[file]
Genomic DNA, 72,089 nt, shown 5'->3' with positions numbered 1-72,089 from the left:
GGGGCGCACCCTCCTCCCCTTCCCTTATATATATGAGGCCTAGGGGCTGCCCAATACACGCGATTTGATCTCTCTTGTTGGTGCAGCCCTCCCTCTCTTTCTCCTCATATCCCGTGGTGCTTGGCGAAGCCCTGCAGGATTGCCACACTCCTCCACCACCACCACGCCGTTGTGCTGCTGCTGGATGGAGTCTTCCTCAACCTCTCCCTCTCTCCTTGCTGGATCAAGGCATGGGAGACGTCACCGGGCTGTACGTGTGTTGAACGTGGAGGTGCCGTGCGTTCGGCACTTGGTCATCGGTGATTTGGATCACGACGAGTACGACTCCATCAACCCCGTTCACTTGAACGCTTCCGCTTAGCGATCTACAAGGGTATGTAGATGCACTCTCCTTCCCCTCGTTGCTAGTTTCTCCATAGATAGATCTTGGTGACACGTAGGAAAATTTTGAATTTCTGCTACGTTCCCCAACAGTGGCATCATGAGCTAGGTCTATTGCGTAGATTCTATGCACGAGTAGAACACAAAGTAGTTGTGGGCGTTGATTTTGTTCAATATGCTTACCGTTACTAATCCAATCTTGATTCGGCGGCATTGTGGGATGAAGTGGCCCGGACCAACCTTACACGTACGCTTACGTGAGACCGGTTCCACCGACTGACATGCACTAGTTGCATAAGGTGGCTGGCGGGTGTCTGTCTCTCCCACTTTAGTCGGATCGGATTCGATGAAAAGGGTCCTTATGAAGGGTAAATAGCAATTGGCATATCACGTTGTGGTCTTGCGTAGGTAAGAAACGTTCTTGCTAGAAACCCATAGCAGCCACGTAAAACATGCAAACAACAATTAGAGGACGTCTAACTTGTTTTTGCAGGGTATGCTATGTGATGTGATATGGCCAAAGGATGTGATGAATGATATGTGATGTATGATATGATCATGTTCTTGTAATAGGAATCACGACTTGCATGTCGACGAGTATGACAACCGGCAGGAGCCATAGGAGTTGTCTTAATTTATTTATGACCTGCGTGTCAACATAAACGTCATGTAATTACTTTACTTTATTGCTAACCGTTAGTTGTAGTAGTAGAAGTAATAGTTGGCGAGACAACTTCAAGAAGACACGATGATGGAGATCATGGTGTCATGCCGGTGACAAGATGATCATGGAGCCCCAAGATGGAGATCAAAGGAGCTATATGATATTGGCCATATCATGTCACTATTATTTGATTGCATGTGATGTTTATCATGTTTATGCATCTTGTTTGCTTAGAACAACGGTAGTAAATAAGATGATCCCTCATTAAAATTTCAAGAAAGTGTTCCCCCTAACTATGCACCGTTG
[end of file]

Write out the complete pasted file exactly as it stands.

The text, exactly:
Genomic DNA, 72,089 nt, shown 5'->3' with positions numbered 1-72,089 from the left:
GGGGCGCACCCTCCTCCCCTTCCCTTATATATATGAGGCCTAGGGGCTGCCCAATACACGCGATTTGATCTCTCTTGTTGGTGCAGCCCTCCCTCTCTTTCTCCTCATATCCCGTGGTGCTTGGCGAAGCCCTGCAGGATTGCCACACTCCTCCACCACCACCACGCCGTTGTGCTGCTGCTGGATGGAGTCTTCCTCAACCTCTCCCTCTCTCCTTGCTGGATCAAGGCATGGGAGACGTCACCGGGCTGTACGTGTGTTGAACGTGGAGGTGCCGTGCGTTCGGCACTTGGTCATCGGTGATTTGGATCACGACGAGTACGACTCCATCAACCCCGTTCACTTGAACGCTTCCGCTTAGCGATCTACAAGGGTATGTAGATGCACTCTCCTTCCCCTCGTTGCTAGTTTCTCCATAGATAGATCTTGGTGACACGTAGGAAAATTTTGAATTTCTGCTACGTTCCCCAACAGTGGCATCATGAGCTAGGTCTATTGCGTAGATTCTATGCACGAGTAGAACACAAAGTAGTTGTGGGCGTTGATTTTGTTCAATATGCTTACCGTTACTAATCCAATCTTGATTCGGCGGCATTGTGGGATGAAGTGGCCCGGACCAACCTTACACGTACGCTTACGTGAGACCGGTTCCACCGACTGACATGCACTAGTTGCATAAGGTGGCTGGCGGGTGTCTGTCTCTCCCACTTTAGTCGGATCGGATTCGATGAAAAGGGTCCTTATGAAGGGTAAATAGCAATTGGCATATCACGTTGTGGTCTTGCGTAGGTAAGAAACGTTCTTGCTAGAAACCCATAGCAGCCACGTAAAACATGCAAACAACAATTAGAGGACGTCTAACTTGTTTTTGCAGGGTATGCTATGTGATGTGATATGGCCAAAGGATGTGATGAATGATATGTGATGTATGATATGATCATGTTCTTGTAATAGGAATCACGACTTGCATGTCGACGAGTATGACAACCGGCAGGAGCCATAGGAGTTGTCTTAATTTATTTATGACCTGCGTGTCAACATAAACGTCATGTAATTACTTTACTTTATTGCTAACCGTTAGTTGTAGTAGTAGAAGTAATAGTTGGCGAGACAACTTCAAGAAGACACGATGATGGAGATCATGGTGTCATGCCGGTGACAAGATGATCATGGAGCCCCAAGATGGAGATCAAAGGAGCTATATGATATTGGCCATATCATGTCACTATTATTTGATTGCATGTGATGTTTATCATGTTTATGCATCTTGTTTGCTTAGAACAACGGTAGTAAATAAGATGATCCCTCATTAAAATTTCAAGAAAGTGTTCCCCCTAACTATGCACCGTTG